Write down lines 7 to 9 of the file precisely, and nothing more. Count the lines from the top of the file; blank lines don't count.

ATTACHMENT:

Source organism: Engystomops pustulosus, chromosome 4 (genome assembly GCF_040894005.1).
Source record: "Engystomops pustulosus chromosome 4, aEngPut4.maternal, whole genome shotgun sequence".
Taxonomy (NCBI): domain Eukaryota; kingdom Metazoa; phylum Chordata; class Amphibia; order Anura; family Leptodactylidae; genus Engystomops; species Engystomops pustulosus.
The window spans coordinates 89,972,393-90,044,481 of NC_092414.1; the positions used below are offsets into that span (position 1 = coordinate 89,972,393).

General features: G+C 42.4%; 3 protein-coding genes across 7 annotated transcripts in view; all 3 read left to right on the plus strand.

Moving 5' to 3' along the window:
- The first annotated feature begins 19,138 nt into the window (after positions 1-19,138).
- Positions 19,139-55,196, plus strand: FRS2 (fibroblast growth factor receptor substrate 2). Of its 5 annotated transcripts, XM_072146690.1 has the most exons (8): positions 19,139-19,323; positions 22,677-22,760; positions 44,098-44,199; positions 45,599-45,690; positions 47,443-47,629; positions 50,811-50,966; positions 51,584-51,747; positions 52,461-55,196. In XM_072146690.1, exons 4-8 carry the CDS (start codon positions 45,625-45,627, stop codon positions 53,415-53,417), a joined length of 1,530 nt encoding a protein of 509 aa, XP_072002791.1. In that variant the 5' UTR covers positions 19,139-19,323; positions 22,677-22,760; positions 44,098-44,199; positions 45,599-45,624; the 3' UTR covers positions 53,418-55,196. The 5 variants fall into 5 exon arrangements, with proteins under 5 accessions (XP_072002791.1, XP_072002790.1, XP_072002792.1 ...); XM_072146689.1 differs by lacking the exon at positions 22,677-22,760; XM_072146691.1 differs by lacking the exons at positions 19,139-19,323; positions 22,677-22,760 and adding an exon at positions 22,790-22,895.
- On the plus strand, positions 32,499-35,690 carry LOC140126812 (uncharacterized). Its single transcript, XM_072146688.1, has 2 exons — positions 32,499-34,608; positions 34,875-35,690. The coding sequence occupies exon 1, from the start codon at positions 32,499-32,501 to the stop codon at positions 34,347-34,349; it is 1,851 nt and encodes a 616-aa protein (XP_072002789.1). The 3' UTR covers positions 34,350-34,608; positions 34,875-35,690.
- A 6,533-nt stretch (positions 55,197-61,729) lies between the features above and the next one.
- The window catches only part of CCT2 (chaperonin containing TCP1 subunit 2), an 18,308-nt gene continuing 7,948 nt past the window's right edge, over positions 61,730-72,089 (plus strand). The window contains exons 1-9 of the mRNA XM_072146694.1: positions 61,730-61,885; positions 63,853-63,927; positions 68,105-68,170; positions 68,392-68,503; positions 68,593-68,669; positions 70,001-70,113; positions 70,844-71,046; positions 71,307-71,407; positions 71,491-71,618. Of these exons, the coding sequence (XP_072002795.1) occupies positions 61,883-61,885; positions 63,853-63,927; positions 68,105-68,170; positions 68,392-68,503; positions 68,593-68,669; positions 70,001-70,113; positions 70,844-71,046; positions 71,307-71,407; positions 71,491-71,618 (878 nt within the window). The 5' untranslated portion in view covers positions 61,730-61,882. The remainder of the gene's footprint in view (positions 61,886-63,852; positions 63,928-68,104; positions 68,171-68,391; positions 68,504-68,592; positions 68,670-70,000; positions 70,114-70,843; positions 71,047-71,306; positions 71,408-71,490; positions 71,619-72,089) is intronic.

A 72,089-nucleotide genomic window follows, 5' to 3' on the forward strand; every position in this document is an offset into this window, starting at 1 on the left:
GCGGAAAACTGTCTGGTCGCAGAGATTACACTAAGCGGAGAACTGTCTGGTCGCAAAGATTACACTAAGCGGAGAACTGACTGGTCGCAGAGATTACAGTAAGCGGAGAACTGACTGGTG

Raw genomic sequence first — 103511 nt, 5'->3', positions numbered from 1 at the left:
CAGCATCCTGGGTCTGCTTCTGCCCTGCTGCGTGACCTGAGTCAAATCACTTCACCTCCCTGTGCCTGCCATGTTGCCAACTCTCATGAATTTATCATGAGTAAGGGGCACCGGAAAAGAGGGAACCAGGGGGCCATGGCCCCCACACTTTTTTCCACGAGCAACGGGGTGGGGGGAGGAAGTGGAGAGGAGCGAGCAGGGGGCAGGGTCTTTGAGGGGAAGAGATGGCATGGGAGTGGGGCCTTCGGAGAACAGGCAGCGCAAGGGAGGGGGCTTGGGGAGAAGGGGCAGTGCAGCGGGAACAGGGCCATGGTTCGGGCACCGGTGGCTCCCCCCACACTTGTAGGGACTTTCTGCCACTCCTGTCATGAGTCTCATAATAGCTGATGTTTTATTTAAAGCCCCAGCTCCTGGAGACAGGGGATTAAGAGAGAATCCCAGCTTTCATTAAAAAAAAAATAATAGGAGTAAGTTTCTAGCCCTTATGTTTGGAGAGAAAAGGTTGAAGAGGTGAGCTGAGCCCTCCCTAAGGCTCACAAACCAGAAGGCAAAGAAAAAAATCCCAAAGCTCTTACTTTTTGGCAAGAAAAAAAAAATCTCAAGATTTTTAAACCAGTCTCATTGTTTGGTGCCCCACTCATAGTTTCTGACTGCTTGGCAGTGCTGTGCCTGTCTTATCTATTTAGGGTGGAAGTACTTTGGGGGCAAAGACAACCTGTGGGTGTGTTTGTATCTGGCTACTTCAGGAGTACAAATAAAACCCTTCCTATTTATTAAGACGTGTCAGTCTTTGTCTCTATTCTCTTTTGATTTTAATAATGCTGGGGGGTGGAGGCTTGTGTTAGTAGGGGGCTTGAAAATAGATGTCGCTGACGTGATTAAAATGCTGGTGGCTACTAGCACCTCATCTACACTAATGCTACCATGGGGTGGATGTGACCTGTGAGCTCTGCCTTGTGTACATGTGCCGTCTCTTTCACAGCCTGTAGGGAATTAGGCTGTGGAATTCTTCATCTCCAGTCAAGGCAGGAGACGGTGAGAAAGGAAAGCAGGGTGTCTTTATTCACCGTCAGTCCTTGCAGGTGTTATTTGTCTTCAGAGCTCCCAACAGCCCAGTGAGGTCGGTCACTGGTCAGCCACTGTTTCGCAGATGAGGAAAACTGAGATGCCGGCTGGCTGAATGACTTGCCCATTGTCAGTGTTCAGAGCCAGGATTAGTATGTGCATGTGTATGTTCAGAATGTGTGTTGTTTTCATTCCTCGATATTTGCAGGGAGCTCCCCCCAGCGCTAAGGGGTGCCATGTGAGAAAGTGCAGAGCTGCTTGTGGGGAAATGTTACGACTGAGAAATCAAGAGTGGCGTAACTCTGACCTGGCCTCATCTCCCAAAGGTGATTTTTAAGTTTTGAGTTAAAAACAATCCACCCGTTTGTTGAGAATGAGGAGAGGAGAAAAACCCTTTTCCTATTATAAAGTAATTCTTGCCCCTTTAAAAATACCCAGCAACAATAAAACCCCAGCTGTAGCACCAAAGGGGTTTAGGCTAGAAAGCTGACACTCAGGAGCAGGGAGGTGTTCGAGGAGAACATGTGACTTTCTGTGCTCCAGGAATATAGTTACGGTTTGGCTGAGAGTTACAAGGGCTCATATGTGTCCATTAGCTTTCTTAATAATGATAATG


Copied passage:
- The first annotated feature begins 19,138 nt into the window (after positions 1-19,138).
- Positions 19,139-55,196, plus strand: FRS2 (fibroblast growth factor receptor substrate 2). Of its 5 annotated transcripts, XM_072146690.1 has the most exons (8): positions 19,139-19,323; positions 22,677-22,760; positions 44,098-44,199; positions 45,599-45,690; positions 47,443-47,629; positions 50,811-50,966; positions 51,584-51,747; positions 52,461-55,196. In XM_072146690.1, exons 4-8 carry the CDS (start codon positions 45,625-45,627, stop codon positions 53,415-53,417), a joined length of 1,530 nt encoding a protein of 509 aa, XP_072002791.1. In that variant the 5' UTR covers positions 19,139-19,323; positions 22,677-22,760; positions 44,098-44,199; positions 45,599-45,624; the 3' UTR covers positions 53,418-55,196. The 5 variants fall into 5 exon arrangements, with proteins under 5 accessions (XP_072002791.1, XP_072002790.1, XP_072002792.1 ...); XM_072146689.1 differs by lacking the exon at positions 22,677-22,760; XM_072146691.1 differs by lacking the exons at positions 19,139-19,323; positions 22,677-22,760 and adding an exon at positions 22,790-22,895.
- On the plus strand, positions 32,499-35,690 carry LOC140126812 (uncharacterized). Its single transcript, XM_072146688.1, has 2 exons — positions 32,499-34,608; positions 34,875-35,690. The coding sequence occupies exon 1, from the start codon at positions 32,499-32,501 to the stop codon at positions 34,347-34,349; it is 1,851 nt and encodes a 616-aa protein (XP_072002789.1). The 3' UTR covers positions 34,350-34,608; positions 34,875-35,690.